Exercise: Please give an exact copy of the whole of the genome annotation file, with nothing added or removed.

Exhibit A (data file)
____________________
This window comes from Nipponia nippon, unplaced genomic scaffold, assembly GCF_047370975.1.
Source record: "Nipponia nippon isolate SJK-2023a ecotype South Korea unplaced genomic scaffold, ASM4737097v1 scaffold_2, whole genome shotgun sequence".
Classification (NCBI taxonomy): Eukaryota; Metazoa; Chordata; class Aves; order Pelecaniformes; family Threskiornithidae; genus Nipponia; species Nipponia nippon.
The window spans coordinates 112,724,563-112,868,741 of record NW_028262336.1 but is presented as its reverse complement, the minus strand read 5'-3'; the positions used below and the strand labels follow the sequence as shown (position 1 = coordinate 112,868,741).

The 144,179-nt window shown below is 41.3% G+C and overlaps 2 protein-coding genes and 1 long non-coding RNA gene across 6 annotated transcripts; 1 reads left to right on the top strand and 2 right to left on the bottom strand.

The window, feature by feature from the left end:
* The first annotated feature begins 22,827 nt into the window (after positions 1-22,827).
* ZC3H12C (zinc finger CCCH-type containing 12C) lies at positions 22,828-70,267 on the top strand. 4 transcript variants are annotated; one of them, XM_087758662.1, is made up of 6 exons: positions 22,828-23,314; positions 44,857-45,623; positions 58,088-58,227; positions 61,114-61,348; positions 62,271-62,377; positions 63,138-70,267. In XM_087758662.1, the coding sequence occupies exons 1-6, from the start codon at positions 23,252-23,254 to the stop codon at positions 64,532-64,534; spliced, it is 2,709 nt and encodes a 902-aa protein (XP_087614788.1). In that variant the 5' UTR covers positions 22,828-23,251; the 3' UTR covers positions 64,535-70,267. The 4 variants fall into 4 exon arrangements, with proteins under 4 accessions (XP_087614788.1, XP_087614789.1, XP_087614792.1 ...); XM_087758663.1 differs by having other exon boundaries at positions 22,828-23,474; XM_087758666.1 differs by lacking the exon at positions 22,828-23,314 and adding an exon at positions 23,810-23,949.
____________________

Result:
This window comes from Nipponia nippon, unplaced genomic scaffold, assembly GCF_047370975.1.
Source record: "Nipponia nippon isolate SJK-2023a ecotype South Korea unplaced genomic scaffold, ASM4737097v1 scaffold_2, whole genome shotgun sequence".
Classification (NCBI taxonomy): Eukaryota; Metazoa; Chordata; class Aves; order Pelecaniformes; family Threskiornithidae; genus Nipponia; species Nipponia nippon.
The window spans coordinates 112,724,563-112,868,741 of record NW_028262336.1 but is presented as its reverse complement, the minus strand read 5'-3'; the positions used below and the strand labels follow the sequence as shown (position 1 = coordinate 112,868,741).

The 144,179-nt window shown below is 41.3% G+C and overlaps 2 protein-coding genes and 1 long non-coding RNA gene across 6 annotated transcripts; 1 reads left to right on the top strand and 2 right to left on the bottom strand.

The window, feature by feature from the left end:
* The first annotated feature begins 22,827 nt into the window (after positions 1-22,827).
* ZC3H12C (zinc finger CCCH-type containing 12C) lies at positions 22,828-70,267 on the top strand. 4 transcript variants are annotated; one of them, XM_087758662.1, is made up of 6 exons: positions 22,828-23,314; positions 44,857-45,623; positions 58,088-58,227; positions 61,114-61,348; positions 62,271-62,377; positions 63,138-70,267. In XM_087758662.1, the coding sequence occupies exons 1-6, from the start codon at positions 23,252-23,254 to the stop codon at positions 64,532-64,534; spliced, it is 2,709 nt and encodes a 902-aa protein (XP_087614788.1). In that variant the 5' UTR covers positions 22,828-23,251; the 3' UTR covers positions 64,535-70,267. The 4 variants fall into 4 exon arrangements, with proteins under 4 accessions (XP_087614788.1, XP_087614789.1, XP_087614792.1 ...); XM_087758663.1 differs by having other exon boundaries at positions 22,828-23,474; XM_087758666.1 differs by lacking the exon at positions 22,828-23,314 and adding an exon at positions 23,810-23,949.